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JRC and World Bank publish global accessibility map

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Just got this in the e-mail from the principal investigator of this dataset:

JRC and World Bank publish global accessibility map
Travel time to major cities: A global map of accessibility
A new global map released today by the Joint Research Centre and published in the World Bank’s World Development Report 2009 measures urbanisation in the new perspective of Travel Time to 8,500 Major Cities. The map fills an important gap in our understanding of economic, physical and even social connectivity.

In the absence of agreement on the meaning of "urbanisation", the European Commission and the World Bank are proposing a new definition based on a unique mapping of “Accessibility” called the Agglomeration Index. In this context, the new map, developed at the JRC's Institute for Environment and Sustainability (IES), uses travel-time as a unit of measurement, representing accessibility through the easily understood concept of “how long will it take to get there?” Accessibility links people with places, goods with markets and communities to vital services. Accessibility - whether it is to markets, schools, hospitals or water - is a precondition for the satisfaction of almost any economic need. Furthermore, accessibility is relevant at all levels, from local development to global trade.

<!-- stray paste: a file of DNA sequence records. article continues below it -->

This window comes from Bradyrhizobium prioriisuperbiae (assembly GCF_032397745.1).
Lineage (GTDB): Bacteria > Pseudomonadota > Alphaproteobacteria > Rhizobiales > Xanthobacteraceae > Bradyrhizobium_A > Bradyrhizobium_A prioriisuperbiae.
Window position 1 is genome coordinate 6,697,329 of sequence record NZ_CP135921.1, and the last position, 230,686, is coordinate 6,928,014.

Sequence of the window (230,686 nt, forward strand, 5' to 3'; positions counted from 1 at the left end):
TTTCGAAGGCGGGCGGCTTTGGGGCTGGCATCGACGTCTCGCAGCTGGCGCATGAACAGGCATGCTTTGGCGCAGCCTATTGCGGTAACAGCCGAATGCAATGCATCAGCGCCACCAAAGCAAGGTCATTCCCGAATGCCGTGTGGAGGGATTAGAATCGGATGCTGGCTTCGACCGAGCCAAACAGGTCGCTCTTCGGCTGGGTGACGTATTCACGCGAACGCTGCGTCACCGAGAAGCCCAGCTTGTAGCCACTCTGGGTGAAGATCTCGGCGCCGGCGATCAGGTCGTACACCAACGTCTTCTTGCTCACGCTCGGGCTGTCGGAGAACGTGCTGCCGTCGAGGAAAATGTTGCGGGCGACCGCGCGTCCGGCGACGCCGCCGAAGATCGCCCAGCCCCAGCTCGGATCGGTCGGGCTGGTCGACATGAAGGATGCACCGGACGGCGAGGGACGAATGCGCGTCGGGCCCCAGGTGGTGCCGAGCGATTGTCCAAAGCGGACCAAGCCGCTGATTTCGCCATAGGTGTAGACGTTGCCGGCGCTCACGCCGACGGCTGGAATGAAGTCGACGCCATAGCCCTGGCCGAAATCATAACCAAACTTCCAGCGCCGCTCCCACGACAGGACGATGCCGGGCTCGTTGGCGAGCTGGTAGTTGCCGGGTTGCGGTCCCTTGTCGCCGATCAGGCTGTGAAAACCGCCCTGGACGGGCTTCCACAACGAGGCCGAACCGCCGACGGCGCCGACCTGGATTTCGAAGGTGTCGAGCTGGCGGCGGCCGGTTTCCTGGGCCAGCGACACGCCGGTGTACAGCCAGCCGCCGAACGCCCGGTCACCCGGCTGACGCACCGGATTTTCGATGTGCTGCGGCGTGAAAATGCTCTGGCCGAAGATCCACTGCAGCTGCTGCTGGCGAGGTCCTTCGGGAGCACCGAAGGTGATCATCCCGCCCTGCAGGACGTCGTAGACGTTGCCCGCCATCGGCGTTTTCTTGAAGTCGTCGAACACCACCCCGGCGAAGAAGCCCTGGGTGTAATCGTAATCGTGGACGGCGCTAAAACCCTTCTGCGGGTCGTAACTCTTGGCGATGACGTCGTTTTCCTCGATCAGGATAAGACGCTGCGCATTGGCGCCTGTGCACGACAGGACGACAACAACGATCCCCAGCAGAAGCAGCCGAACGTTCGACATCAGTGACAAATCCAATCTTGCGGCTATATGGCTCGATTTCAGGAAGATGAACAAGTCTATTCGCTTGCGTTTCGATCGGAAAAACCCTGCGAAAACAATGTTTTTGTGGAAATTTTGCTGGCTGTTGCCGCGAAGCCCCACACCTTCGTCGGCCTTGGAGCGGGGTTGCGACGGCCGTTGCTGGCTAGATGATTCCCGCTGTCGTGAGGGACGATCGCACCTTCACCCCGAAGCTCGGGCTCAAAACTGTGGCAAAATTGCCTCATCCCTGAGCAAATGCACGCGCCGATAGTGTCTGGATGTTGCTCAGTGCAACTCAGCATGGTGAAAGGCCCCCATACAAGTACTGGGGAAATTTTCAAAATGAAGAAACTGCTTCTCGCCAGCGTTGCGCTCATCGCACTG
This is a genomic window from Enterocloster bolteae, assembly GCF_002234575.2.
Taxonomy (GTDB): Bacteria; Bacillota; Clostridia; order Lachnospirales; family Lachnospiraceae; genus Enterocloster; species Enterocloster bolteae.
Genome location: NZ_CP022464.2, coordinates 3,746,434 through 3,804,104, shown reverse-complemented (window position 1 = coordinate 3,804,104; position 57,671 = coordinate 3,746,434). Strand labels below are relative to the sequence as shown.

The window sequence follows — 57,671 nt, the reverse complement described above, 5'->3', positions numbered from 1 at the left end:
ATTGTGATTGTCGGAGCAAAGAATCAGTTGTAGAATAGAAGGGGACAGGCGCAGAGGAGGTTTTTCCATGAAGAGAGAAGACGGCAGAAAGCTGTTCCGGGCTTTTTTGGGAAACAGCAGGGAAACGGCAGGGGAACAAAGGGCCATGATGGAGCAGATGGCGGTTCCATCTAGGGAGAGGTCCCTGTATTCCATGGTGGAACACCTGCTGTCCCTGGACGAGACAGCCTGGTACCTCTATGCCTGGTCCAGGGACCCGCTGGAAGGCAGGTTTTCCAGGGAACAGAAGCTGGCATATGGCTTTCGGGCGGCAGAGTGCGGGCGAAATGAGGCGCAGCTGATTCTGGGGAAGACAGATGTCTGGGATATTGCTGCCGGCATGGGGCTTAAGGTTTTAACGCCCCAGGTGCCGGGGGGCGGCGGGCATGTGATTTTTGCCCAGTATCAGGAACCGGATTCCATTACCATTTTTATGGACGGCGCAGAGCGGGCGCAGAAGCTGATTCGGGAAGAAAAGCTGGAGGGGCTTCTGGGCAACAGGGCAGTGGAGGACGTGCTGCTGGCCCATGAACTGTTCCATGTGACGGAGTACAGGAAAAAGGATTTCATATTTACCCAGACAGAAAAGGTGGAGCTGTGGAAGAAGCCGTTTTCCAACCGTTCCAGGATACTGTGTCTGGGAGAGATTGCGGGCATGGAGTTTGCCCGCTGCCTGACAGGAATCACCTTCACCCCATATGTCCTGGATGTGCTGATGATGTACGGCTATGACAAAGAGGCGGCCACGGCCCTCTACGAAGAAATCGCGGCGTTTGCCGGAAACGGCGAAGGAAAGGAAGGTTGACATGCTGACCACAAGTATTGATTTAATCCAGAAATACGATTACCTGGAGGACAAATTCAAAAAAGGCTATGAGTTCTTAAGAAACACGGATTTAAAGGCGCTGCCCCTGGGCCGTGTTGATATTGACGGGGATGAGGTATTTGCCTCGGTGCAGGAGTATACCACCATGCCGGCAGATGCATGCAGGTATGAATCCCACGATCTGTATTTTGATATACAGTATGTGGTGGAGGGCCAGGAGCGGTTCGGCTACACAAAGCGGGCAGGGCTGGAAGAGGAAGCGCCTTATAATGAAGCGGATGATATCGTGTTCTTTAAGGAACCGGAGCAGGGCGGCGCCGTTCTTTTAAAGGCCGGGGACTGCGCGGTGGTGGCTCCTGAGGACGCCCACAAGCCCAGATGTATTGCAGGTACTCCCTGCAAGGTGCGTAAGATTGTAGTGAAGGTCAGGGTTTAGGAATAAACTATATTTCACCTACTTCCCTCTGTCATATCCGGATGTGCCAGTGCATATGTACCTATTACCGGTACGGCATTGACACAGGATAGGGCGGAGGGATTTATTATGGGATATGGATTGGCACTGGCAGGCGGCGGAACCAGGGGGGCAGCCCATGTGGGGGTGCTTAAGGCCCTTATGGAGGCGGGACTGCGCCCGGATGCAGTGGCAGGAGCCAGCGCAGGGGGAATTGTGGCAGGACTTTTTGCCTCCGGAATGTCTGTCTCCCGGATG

Map & poster online at

JRC link 1

JRC link 2

EC Press Release

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Hugo Ahlenius
Nordpil - custom maps and GIS



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Very interesting study...and map. What I am concerned about is that there is only 10% of global land mass left that is considered "remote" or "wilderness areas" (more than 48 hours away from a major city) and I have a feeling that most of that is in the north polar regions.

"In wilderness is the preservation of the world" - Henry David Thoreau


Michael Scisco

Albuquerque, NM


Matthew Hampton

Matthew Hampton

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Very cool! Access to things is very important whether it be goods, services or nature. I am very curious to know about the the "mode" of access they are mapping (airline, ocean freighter, train, auto, ped, bike)?

I just looked at the description of the study and it looks as though they left-out air travel and primarily focused on water/land mobility.

Their Agglomeration index and use of "friction surfaces" is rather intriguing. Thanks for the link!

co-cartographic creator of boringmaps.com

Brandon Tourtelotte

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Thanks Hugo,
very very very cool!

Are you aware of the LandScan product?

Given that EVC is an authorized distributor of this via ORNL, perhaps I should do a separate New Release posting about this product. It's not a just-released sort of product, yet its somewhat similar in scope to this new JRC map.
Brandon Tourtelotte
East View Cartographic, Inc.
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